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Nous (Intellect, Higher Reason)

Nous (Intellect, Higher Reason)

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Published by John Uebersax
Nous (Intellect, Higher Reason), from '10 Essential Greek Philosophical Terms'
Nous (Intellect, Higher Reason), from '10 Essential Greek Philosophical Terms'

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Published by: John Uebersax on Oct 21, 2013
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Transliteration: Definition: Pronunciation: Nous The mental faculty by which one perceives truth, goodness, and divine things; the Intellect. noos (hear)

Nous is the special faculty or part of the soul by which one perceives truth and other things of a more divine nature, such as Virtue. The exercise of the Nous – i.e., knowing things by means of it – is called noesis. Noesis is often compared to vision; it is something like 'seeing' a truth. When we say, "Ah, now I see your point" and the like, that expresses having a noetic understanding or grasp of a truth or principle. Today there is no English word in common use that carries the same meaning as Nous. As a result, the concept of the Nous has all but vanished from modern science. Historically, the words Intellect and Intelligence meant much the same thing as Nous; however today that connection is obscured by a very broad meaning of 'intelligence', which can be even applied to animals and machines (because they can, for example, plan and learn). However Nous is something like consciousness itself, and, at least with machines, certainly wouldn't be applicable. Another possible English near-equivalent is Reason. But here we must distinguish between Reason and reasoning. Reasoning is a form of discursive thought, whereas noesis is direct apprehension of truth. Discursive thought corresponds to what Greek philosophers called dianoesis, which is associated with a different mental faculty, the dianoia. Reason itself (i.e., Nous) is part of reasoning – i.e., the means by which we perceive trueness of an argument or inference. Noesis is sometimes defined as intuition. Again, this is only partly true, because intuition has two common meanings. The first (the ability to understand something immediately, without the need for conscious reasoning) is similar to noesis; the second (knowledge that comes from instinctive feeling rather than conscious reasoning) is not. We are left with the practical difficulty that, in terms of common usage, there are no convenient English words with the same meanings as Nous and noesis. Therefore it might be advantageous to simply reintroduce the Greek terms into common use. In the case of noesis, this seems to be gradually happening.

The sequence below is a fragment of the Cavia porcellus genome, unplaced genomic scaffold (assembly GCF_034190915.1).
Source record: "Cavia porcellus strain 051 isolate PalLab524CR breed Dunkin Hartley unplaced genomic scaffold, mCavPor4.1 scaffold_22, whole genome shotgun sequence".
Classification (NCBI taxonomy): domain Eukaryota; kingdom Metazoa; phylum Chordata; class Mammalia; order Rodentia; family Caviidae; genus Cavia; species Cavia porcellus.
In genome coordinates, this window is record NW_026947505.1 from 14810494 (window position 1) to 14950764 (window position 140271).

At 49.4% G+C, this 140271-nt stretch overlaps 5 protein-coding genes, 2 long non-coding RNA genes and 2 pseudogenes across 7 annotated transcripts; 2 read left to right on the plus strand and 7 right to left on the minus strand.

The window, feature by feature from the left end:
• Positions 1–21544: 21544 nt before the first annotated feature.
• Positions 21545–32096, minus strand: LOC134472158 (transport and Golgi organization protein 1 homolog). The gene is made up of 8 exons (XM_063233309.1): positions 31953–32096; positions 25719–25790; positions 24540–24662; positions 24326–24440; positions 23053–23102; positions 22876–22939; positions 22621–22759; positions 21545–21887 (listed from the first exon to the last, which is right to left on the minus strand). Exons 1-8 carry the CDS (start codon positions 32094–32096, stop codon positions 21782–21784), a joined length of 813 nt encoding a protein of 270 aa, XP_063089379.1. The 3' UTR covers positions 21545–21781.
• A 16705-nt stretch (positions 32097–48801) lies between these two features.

The distinction between noesis and dianoesis is best explained in Plato's famous divided line analogy:

Plato's Republic Republic 6.509-511

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